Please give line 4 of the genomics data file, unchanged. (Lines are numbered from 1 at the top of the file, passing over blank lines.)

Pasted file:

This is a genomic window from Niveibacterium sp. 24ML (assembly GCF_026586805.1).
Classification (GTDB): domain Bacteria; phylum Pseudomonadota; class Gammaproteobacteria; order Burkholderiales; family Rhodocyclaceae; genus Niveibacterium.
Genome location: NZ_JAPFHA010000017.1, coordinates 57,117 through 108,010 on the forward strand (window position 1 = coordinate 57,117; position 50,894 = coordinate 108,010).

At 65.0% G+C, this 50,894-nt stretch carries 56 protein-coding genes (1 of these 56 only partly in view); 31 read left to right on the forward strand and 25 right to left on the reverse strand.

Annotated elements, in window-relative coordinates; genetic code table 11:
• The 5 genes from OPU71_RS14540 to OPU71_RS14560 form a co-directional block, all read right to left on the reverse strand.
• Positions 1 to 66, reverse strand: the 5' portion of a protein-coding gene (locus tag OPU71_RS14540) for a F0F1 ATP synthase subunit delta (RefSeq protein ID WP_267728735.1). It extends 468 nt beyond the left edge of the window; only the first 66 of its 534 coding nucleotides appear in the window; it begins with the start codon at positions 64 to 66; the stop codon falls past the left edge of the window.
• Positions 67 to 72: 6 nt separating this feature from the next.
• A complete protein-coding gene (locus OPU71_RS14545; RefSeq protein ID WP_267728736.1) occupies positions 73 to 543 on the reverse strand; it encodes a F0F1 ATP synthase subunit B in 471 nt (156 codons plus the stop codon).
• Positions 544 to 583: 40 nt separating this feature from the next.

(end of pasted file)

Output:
At 65.0% G+C, this 50,894-nt stretch carries 56 protein-coding genes (1 of these 56 only partly in view); 31 read left to right on the forward strand and 25 right to left on the reverse strand.